– Vit. K is in most multivitamin supplements & should be taken consistently to avoid fluctuating vitamin K levels.
– Vit. C in excess of 500 mg per day may lower INR
– Vit. E in excess of 400 IU per day may increase warfarin effects

Herbs that may increase effects of warfarin include:

    Alfalfa
Celery
Clove
Feverfew
Garlic
Ginger
Ginkgo
Ginseng
Licorice

Diet and Coumadin.
Eating a normal, balanced diet is important for the patient taking Coumadin because changes in diet can interact with the Coumadin treatment. For example, too much vitamin K can lower the effect of Coumadin since vitamin K is involved in the body’s clotting process. There is no need to avoid foods with vitamin K, but it is best to maintain a consistent level of consumption of the products and to be aware of foods with vitamin K so over-consumption does not occur.

Foods rich in vitamin K include:

    Green leafy vegetables
Beef liver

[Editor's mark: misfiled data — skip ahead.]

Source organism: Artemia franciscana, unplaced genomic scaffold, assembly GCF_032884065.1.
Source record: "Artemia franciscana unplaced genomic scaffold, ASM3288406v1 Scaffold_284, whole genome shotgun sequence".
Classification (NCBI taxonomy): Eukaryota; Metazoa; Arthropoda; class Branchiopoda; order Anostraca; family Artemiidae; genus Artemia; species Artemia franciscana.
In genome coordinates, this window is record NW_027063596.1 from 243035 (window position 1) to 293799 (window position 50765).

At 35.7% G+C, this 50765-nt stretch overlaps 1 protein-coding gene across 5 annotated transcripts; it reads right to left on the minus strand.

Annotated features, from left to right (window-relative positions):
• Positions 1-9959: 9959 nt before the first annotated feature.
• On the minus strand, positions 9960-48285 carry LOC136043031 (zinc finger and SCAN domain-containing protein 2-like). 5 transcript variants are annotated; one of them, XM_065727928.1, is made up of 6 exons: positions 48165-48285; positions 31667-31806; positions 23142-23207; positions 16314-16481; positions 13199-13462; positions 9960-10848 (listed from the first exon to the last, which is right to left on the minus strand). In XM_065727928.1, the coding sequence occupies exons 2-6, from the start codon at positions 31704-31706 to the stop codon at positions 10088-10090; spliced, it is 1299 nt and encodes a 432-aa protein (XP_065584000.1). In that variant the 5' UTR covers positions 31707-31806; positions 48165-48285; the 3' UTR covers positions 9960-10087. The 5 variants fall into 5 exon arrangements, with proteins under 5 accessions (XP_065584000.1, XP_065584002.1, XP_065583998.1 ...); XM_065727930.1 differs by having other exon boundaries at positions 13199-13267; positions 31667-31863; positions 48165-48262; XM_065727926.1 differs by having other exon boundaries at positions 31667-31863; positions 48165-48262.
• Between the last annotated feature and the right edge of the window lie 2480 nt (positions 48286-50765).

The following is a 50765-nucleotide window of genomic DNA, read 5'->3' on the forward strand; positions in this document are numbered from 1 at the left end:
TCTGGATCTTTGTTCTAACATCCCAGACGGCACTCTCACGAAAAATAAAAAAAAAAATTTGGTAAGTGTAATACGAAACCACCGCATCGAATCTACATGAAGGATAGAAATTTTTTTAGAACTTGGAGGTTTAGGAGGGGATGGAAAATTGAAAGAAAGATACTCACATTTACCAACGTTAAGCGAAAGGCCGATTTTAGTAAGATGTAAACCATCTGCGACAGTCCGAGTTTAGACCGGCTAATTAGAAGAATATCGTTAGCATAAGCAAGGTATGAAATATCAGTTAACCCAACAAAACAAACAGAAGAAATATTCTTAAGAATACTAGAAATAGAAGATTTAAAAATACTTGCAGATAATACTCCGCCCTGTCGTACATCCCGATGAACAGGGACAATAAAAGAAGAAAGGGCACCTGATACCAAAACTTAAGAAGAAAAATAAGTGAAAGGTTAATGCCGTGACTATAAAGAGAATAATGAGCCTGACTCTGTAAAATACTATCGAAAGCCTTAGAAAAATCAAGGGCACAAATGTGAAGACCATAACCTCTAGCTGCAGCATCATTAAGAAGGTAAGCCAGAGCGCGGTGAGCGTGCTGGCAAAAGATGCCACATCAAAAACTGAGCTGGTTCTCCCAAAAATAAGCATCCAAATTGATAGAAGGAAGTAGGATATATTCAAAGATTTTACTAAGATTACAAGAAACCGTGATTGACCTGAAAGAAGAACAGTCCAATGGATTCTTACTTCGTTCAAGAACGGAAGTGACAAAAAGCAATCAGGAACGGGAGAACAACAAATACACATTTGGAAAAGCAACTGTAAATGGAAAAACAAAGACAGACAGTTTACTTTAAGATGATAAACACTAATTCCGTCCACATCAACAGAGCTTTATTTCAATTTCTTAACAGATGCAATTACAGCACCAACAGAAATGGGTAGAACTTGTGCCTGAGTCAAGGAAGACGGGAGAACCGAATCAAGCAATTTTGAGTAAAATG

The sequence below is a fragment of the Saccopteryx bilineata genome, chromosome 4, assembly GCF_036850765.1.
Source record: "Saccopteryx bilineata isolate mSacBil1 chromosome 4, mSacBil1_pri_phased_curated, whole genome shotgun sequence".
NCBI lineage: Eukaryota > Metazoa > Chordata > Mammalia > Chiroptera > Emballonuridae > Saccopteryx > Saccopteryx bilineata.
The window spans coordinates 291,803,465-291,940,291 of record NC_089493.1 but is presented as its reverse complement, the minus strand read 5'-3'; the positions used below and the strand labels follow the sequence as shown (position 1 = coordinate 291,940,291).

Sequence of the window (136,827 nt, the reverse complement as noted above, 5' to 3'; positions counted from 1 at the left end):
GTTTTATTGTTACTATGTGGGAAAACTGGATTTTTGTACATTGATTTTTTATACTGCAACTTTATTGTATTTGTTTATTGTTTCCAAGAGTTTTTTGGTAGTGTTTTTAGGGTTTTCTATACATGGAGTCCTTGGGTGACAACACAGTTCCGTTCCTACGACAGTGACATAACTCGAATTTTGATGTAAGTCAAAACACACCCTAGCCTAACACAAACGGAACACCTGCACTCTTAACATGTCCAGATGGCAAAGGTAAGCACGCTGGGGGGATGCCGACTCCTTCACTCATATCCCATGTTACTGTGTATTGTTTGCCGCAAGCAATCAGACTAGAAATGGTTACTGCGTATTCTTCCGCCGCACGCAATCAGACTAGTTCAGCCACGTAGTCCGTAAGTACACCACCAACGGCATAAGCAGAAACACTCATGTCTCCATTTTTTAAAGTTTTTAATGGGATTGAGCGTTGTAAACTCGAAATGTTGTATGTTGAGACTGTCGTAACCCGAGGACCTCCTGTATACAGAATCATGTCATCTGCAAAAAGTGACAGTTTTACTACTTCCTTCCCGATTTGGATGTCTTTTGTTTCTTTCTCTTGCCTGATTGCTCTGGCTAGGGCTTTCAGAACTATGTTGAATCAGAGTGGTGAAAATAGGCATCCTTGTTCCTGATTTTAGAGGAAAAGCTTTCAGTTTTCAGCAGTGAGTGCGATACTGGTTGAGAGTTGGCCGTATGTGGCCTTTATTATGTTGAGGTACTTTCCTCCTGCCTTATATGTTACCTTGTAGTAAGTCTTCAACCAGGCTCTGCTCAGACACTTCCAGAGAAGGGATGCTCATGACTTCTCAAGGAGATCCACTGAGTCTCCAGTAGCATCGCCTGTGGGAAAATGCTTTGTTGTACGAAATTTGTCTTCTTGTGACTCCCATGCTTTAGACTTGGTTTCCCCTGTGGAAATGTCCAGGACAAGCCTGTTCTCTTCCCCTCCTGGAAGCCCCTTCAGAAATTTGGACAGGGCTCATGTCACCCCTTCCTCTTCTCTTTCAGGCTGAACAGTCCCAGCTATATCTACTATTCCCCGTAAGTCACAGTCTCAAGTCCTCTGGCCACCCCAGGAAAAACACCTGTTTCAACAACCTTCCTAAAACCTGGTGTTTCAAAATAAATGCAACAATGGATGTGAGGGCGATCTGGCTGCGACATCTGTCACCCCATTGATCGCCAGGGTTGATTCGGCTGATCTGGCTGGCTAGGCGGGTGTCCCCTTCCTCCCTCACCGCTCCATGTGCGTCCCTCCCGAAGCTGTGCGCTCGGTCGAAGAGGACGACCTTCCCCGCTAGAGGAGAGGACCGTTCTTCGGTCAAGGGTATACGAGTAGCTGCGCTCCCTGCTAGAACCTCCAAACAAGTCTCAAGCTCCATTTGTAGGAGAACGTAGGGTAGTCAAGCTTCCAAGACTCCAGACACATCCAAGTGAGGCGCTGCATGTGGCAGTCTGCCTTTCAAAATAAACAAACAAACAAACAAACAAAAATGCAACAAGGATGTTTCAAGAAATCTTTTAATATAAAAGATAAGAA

Broccoli
Brussel sprouts
Soy beans
Avocados
Asparagus
Dill pickles
Green peas
Green tea
Canola, olive, & soybean oil
Margarine & mayonnaise

Maintain a consistent level of consumption & avoid over-consumption. Too much vitamin K can lower the effect of Coumadin since vitamin K is involved in the body’s clotting process.

Nursing tips when caring for the patient on Coumadin therapy:

The goal is to implement safety measures to prevent trauma & bleeding. The following are important in the inpatient setting.

– Keep the call light in reach & assist with ambulation to prevent falling
– Provide an electric razor for shaving
– Avoid IM injections, venipunctures, & arterial punctures when possible
– Avoid intubations when possible (NG tubes, urinary catheters)

The patient at home needs to be reminded to:

– Take Coumadin exactly as prescribed.
– If a dose is missed, take as soon as possible on the same day, but do not take a double dose the next day to make up for the missed dose.
– Have regular blood tests & visits with healthcare provider.
– Call healthcare provider right away if too much Coumadin is taken, if they are sick with diarrhea, infection, or fever; or if they have a fall or injury, especially if they hit their head.

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by Mometrix Test Preparation | Last Updated: May 19, 2020